Introduction to Our Research


Cold Molecules

Isolated molecules are ideal systems to test our understanding of fundamental physics. Due to their relative simplicity, we can calculate some of their properties to extreme levels of accuracy. If such predictions agree with the results of experimental measurements, we must conclude that our understanding is correct---at least to that level of accuracy. Determining molecular structures or the distributions of electronic charge in molecules, for example, is important for the development of chemistry. However, molecules are also good systems to test our understanding of nature in a much broader sense. Some properties of the world are fixed by physics derived from mathematical symmetries, while others seem to be selected from an ensemble of possibilities. On the one hand, it is interesting to know whether our theories are correct and which mathematical symmetries should hold. For example, time reversal symmetry is when the laws of quantum mechanics are left unchanged if time runs backwards. One of the consequences of this symmetry is that fundamental particles cannot show an electric dipole moment. So, finding a non-zero electric dipole moment in, for example, an electron would force us to review our theories. It turns out that the accurate measurement of some molecular states is one of the best ways to determine the magnitude of such a dipole moment. On the other hand, the values of some fundamental physical constants are extremely critical in shaping the world as we know it. A small change in some values and life on our planet would not be possible as we know it. It is natural to wonder about the reasons for these specific values and how constant these constants really are. Since the comparison of two measurements separated by a million years is unpractical, it is better to improve the accuracy of a single measurement by one million times and repeat it after one year. Again, molecules are ideal systems for these kinds of experiments.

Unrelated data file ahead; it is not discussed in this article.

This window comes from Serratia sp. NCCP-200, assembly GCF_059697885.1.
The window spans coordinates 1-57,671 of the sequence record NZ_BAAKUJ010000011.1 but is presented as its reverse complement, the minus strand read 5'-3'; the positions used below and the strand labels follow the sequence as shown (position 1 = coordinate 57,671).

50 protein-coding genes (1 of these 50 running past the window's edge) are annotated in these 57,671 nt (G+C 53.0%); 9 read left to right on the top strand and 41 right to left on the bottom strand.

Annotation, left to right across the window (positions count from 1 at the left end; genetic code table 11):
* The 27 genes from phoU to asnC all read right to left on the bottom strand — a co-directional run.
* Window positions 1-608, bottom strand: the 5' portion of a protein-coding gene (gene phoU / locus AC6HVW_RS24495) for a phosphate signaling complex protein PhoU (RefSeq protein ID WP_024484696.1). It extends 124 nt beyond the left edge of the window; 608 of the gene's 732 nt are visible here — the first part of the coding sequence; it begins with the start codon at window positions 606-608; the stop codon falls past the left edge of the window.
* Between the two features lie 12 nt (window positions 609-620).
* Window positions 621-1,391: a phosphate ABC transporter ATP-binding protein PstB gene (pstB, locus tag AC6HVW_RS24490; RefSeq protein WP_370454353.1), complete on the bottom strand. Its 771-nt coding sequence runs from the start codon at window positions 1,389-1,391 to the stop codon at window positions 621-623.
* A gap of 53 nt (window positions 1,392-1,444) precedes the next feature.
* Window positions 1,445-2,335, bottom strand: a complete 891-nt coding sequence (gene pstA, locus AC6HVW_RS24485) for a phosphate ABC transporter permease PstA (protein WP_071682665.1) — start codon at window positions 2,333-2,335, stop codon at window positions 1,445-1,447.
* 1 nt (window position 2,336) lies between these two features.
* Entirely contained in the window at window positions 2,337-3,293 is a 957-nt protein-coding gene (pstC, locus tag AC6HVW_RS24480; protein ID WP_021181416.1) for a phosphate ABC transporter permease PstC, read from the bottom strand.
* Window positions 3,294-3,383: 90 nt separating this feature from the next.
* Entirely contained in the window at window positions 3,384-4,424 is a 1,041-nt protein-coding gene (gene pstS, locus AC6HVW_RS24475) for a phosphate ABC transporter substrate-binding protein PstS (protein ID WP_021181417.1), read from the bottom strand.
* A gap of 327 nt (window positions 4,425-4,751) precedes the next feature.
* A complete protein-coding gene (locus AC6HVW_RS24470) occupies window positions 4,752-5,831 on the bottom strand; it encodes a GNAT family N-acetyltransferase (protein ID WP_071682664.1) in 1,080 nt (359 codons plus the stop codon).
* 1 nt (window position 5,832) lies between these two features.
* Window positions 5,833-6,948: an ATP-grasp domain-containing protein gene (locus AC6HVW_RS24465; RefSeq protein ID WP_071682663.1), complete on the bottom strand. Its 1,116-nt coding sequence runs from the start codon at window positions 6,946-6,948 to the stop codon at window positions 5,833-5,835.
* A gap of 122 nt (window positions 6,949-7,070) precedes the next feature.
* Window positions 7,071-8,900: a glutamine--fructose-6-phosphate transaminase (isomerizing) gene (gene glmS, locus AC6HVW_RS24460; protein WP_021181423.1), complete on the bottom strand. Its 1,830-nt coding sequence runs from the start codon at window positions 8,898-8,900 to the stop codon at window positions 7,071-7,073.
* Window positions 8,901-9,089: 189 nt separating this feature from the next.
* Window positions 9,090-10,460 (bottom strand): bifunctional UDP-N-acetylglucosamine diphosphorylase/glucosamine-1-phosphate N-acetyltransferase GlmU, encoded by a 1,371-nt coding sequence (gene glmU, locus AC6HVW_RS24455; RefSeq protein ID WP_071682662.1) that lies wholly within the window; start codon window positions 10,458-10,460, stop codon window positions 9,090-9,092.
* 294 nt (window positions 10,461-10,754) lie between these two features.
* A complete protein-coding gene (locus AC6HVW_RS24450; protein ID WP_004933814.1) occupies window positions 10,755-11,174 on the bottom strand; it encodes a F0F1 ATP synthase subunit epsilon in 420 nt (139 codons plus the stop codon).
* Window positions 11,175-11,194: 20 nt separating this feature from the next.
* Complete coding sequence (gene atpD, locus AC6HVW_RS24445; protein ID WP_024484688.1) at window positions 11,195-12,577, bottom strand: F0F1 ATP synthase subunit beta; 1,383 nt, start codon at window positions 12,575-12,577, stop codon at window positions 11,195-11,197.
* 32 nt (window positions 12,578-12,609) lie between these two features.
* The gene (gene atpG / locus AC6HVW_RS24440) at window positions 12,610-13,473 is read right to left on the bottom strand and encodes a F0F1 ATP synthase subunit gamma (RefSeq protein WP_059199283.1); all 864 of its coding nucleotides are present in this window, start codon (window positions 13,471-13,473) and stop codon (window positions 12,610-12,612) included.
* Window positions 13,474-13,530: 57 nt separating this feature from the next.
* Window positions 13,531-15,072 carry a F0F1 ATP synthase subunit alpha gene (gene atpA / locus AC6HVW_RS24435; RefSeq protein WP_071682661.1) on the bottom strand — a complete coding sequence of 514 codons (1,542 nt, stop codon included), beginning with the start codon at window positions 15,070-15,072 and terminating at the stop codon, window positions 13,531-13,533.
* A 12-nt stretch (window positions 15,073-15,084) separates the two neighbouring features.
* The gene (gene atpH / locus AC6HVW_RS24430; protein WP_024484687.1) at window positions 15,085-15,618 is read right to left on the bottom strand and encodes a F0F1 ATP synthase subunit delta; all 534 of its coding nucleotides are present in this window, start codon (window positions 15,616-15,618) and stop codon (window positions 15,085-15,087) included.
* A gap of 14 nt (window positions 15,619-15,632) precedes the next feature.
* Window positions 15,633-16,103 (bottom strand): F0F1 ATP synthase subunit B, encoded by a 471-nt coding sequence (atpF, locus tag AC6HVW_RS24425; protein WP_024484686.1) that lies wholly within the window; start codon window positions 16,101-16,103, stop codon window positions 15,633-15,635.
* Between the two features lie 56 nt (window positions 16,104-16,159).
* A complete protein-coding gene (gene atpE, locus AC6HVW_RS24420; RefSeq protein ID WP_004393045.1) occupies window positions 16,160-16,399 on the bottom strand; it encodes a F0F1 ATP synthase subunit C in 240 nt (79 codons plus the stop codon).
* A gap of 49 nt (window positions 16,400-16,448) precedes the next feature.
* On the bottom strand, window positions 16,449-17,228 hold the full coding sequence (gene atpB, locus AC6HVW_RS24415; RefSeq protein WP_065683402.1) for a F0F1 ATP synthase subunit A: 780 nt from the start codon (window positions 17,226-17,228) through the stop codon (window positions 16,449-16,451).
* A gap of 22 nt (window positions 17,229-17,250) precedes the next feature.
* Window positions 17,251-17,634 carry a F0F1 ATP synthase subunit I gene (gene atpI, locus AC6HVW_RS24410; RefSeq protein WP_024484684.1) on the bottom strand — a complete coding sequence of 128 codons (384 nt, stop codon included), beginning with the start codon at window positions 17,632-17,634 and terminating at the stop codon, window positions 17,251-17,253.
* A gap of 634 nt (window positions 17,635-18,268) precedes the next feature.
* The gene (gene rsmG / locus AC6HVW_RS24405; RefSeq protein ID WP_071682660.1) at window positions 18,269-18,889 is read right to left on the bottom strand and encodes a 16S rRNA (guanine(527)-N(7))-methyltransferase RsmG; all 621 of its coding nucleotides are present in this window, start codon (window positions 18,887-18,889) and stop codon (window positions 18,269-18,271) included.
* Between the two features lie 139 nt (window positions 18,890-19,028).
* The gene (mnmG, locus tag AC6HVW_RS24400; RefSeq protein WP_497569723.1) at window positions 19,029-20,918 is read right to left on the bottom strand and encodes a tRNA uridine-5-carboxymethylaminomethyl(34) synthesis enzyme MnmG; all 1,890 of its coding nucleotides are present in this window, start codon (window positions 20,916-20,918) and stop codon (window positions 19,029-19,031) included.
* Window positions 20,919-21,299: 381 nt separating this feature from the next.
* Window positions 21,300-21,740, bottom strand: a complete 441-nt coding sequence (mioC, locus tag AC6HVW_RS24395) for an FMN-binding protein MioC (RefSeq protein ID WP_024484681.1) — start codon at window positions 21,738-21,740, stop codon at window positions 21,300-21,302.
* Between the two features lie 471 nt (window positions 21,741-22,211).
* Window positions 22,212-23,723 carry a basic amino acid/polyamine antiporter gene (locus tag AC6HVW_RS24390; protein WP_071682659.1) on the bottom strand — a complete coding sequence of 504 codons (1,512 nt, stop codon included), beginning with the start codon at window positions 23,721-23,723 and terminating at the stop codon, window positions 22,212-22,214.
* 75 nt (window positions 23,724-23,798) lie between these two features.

The kinds of things we are good at calculating are, for instance, the relative energies of the different quantum states of a molecule. In experimental terms, molecular spectroscopy allows for a measurement of the energy difference between two energy levels, which corresponds to the frequency of the light that is absorbed or emitted by the molecule. The precision of a frequency measurement is proportional to the duration of the measurement itself. However, as molecules in the gas phase move typically at the speed of sound, achieving a long measurement time is not trivial. Pinning them down on a clean surface or keeping them in the liquid phase, either pure or in solution, would induce large changes in the molecules themselves, thus destroying the simplicity of our isolated system. Of course, one might be specifically interested in the interactions of the molecules with their environment, which is a fascinating research field---and in that case the aforementioned solutions are viable. However, for high-resolution spectroscopy, our laboratory focuses on isolated, small molecular systems, and hence we specialize in controlling the motion of molecules in free space. One of the main tools we use for this is the molecule chip.

Molecule Chips